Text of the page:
In c++ you have a dereferencing operator (*) aka indirection operator, that when used as a unary operator refers to the object to which the operand of the * points to.

So when in code you see *p, you could replace it with x.

int *p; int x = 10;
p = &x; cout « *p « endl; cout « x « endl;

In effect, the both cout’s in the code above would be equivalent.

One final thing to note on pointer declarations. When you declare a pointer such as int *p; the compiler allocates memory for p only, not for *p.

The Importance of Precedence

Assume the code below….

string *str; // Declare str as a pointer str = new string; // Allocate memory of type string *str = “Sunny Day”; // Store the string in the data

If we were to make a method call of…

cout « (*str).data() « endl;

Everything would be hunky dory, because the ‘(*identifier)’ takes precedence over the ‘.’ and so the complier would recognize that the class string has a method called data.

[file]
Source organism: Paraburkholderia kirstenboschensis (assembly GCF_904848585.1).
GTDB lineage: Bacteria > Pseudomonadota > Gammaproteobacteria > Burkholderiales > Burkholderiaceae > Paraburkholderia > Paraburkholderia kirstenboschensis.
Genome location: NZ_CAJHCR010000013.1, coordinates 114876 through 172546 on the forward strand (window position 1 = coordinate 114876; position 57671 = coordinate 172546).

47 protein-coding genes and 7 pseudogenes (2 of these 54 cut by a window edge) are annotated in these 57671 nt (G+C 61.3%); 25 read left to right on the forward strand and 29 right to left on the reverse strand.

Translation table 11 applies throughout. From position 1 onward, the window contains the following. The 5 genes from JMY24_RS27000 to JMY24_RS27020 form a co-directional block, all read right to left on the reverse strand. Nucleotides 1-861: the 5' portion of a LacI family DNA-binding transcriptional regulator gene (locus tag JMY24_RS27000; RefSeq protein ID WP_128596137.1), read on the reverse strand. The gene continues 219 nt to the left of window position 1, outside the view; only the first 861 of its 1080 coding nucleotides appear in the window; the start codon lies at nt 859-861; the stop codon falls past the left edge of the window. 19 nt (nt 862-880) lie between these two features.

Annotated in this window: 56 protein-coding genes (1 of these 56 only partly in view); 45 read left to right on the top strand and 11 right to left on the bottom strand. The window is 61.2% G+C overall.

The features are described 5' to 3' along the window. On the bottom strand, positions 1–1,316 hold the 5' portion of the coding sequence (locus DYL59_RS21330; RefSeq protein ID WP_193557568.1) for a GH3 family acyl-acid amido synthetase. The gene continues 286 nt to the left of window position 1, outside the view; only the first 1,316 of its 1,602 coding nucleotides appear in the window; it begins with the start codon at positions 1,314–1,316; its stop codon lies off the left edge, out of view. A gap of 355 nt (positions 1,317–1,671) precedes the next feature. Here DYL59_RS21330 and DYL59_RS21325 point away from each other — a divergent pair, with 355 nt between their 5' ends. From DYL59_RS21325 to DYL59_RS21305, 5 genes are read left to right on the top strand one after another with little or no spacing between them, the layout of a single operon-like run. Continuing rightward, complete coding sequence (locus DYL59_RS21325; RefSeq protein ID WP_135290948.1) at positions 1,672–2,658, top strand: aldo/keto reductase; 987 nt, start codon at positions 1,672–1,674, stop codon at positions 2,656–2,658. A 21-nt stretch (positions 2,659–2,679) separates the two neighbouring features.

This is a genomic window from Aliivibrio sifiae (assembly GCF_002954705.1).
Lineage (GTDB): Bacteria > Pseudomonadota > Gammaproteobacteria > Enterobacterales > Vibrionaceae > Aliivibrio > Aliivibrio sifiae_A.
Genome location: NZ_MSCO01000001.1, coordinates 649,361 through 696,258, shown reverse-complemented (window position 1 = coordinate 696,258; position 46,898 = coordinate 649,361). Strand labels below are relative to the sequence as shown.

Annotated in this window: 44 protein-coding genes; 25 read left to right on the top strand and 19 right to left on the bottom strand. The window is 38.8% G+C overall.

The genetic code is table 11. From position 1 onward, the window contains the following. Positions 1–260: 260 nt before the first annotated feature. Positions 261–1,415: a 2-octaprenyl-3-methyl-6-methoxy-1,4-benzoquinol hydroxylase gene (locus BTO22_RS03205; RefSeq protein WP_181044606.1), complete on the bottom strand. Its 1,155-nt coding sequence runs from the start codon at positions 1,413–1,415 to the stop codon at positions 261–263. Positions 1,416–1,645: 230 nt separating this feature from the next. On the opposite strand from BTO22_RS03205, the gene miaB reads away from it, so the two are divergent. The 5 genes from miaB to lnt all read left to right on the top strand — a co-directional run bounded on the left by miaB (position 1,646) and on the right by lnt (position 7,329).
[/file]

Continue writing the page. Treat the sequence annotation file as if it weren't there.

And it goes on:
However should we do something like…

cout « * « endl;

we would have a problem because the . takes precedence over the *, and so the compiler would not be able to find a method called data attached to the pointer data type. This kind of syntax is prone to errors & typos, and so in c++ we have another syntax convention for achieving the same result, we use the –> operator.

cout « str->data() « endl;

which is equivalent to…

cout « (*str).data() « endl;

but less easier to make a mistake on.

For a detailed table of operator precedence click here.

Dynamic Memory and the Joys of Memory Leaks in c++ (Why I like Managed Code)

Up to now we have only shown how to use pointers to point to other variables. It is possible in c++ to tell a pointer to allocate some memory dynamically (at runtime), and then to un-allocate it when no longer used.

To allocate memory at runtime you would use the operator New. e.g.

string *str;        // Declare str as a pointer
str = new string;    // Allocate memory of type string

By using the new operator you have marked a segment of memory as being in use. While memory is in use, no other application should be able to access it. To de-allocate the memory and make it available for use by the rest of the world you can use the delete operator.

delete str; // De-allocate the memory